The five-year street plan calls for the city to reconstruct three roads at a cost of $800,000 in 2014, including Holden Street from Orchard to Jackson streets, Jackson Street from Holden to Webster streets and Van Buren Street from Holden to Wisconsin Street.

In 2015, the plan is to reconstruction Larabee Street, Crocker Street and Lincoln Street from Summit Drive to Spring Street.

Milwaukee Street would be rebuilt from Jackson to Walters streets and Harrison Street would be reconstructed from Van Buren to Walters street in 2016 for $900,000, according to the plan.

In 2017, the plan calls for spending $1.3 million to reconstruct Milwaukee Street from Grand Avenue to Sauk Creek; Antoine Drive from Lakeview to Husting Street; Keeney Avenue from Oakland Avenue to its end; Montgomery Street from Walters to Dodge street; Norport Drive from Frances to Holden; Whitefish Road from Hales Trail to Lakeview Street; Oakland Avenue from North Spring to Park Street; and Prospect Street from Wisconsin Street to its end.

The board also agreed to apply for a $10,000 forestry grant to help plant parkway trees next year.

While the city will undoubtedly receive the local road improvement grant, “the likelihood of our getting this (forestry) grant is not that great,” Vanden Noven told the board.

But because the application will tie the planting of these trees to the city’s emerald ash borer preparedness plan, a priority for the grant, he said there is a chance the city will receive it.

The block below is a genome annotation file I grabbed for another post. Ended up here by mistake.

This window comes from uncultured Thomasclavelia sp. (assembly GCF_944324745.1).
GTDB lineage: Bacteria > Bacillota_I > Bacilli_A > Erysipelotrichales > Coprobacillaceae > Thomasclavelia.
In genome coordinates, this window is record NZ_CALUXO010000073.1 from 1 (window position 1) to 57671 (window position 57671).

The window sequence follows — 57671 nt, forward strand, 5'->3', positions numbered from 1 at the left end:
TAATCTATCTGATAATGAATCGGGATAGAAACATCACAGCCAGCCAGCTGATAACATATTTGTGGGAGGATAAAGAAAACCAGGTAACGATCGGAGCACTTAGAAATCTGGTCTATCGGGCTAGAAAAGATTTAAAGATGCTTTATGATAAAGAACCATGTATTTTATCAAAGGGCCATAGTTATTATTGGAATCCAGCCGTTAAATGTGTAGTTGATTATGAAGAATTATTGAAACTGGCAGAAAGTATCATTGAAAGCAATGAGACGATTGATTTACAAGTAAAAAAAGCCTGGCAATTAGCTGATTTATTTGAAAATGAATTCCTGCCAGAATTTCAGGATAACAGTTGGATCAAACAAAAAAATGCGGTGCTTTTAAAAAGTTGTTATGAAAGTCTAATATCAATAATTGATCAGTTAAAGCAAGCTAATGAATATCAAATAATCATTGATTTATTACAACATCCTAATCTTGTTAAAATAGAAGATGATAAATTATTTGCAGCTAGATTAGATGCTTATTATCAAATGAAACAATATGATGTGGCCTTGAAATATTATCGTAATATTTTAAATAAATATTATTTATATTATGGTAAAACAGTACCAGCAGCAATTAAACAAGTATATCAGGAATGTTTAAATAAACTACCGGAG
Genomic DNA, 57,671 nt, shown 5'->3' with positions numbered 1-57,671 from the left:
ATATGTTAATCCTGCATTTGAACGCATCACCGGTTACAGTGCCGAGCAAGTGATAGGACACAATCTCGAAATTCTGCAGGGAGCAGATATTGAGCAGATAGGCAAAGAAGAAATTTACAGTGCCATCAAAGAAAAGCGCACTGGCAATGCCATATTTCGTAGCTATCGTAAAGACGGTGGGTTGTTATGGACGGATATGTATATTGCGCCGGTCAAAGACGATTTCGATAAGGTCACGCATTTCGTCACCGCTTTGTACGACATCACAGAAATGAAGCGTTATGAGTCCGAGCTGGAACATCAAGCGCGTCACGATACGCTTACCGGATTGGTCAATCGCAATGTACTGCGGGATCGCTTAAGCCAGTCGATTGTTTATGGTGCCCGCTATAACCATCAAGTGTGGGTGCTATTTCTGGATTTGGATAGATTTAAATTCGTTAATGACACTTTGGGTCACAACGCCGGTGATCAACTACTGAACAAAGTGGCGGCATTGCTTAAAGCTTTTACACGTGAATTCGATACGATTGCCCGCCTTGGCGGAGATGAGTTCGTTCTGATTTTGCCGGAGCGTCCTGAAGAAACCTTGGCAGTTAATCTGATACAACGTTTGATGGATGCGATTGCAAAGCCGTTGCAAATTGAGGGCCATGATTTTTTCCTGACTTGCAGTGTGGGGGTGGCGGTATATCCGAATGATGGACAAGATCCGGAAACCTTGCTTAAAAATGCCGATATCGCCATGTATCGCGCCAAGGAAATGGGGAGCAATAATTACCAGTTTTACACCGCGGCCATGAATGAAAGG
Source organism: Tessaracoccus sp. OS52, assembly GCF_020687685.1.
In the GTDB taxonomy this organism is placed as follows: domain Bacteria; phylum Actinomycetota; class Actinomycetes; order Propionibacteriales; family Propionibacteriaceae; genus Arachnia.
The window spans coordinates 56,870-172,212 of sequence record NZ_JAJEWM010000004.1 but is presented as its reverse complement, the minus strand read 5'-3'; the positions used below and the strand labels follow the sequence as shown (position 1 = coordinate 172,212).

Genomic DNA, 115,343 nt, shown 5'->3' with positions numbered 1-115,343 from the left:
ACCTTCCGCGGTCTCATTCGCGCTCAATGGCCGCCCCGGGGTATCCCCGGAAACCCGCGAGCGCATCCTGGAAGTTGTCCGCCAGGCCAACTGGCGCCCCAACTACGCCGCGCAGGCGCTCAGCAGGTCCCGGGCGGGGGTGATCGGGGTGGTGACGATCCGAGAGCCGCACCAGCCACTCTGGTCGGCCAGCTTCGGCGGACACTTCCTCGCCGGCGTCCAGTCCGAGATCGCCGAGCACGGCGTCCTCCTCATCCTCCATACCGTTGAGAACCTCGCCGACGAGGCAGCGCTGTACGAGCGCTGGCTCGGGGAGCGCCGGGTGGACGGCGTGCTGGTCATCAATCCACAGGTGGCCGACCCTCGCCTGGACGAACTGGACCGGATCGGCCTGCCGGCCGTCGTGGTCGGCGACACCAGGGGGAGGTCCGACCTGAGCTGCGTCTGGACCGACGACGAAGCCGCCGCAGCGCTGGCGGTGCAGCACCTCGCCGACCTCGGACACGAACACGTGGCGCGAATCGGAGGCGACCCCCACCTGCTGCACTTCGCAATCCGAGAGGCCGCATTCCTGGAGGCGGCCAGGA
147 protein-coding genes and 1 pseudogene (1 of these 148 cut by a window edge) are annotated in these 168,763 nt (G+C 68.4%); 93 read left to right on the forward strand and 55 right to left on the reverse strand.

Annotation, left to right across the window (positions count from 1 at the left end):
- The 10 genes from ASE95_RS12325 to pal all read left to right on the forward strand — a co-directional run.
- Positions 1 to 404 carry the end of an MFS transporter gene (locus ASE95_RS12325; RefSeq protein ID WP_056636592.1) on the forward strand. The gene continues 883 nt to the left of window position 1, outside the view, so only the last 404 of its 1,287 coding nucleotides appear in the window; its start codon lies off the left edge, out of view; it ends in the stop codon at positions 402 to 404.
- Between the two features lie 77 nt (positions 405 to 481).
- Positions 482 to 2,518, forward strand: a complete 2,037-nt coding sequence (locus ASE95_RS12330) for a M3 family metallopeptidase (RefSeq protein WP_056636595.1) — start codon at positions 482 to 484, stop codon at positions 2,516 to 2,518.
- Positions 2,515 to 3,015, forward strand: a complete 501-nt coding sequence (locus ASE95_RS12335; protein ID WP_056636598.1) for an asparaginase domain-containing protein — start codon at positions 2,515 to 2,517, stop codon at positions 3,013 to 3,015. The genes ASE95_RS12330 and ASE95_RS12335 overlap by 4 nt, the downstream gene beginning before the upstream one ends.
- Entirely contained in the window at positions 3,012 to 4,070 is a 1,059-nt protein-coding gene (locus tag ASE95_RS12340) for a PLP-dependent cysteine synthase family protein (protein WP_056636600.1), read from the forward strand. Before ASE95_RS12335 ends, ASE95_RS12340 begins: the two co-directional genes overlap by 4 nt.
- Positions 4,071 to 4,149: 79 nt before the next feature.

The city currently budgets $5,000 to buy about 100 bare-root trees each year, placing these in areas where there are gaps in the plantings, Vanden Noven said.

This money, plus the cost of planting the trees, would be the match for the grant, if it’s received, he said.

“We’re trying to fill all the gaps we have in our street trees so when the emerald ash borer arrives and we have to cut down all these (ash) trees, it won’t be bare,” Vanden Noven said. “Obviously, we’re hoping it comes later rather than sooner so we don’t have as many gaps.”

 
Suspect in Port burglaries arrested PDF Print E-mail
Community
Written by KRISTYN HALBIG ZIEHM   
Wednesday, 21 September 2011 22:15

Milwaukee man in jail as police seek charges for July crimes at businesses


Port Washington police on Monday arrested a 20-year-old Milwaukee man in connection with two burglaries in the city in July.

Police are asking the district attorney’s office to charge the man with two counts of burglary and one count of bail jumping, Chief Richard Thomas said.

The man, who is in custody in the Ozaukee County jail, was identified after police were able to obtain a fingerprint from a piece of broken glass at the scene of the burglaries, Thomas said.

The print was matched to the suspect by the state’s fingerprint data base, he said — the first time the database has been used by the department to solve the burglary of a business.

The July 23 burglaries were at Oh Zone! hair salon, 480 W. Grand Ave., and Homeward Bound Tattoo, 484 W. Grand Ave.

Thomas credited the work of officers Matt Keller and Craig Czarnecki, who processed the burglary scenes, and Eric Schmeling, who conducted follow-up work, with solving the crimes.

Thomas noted that the crime illustrates a growing trend in the area.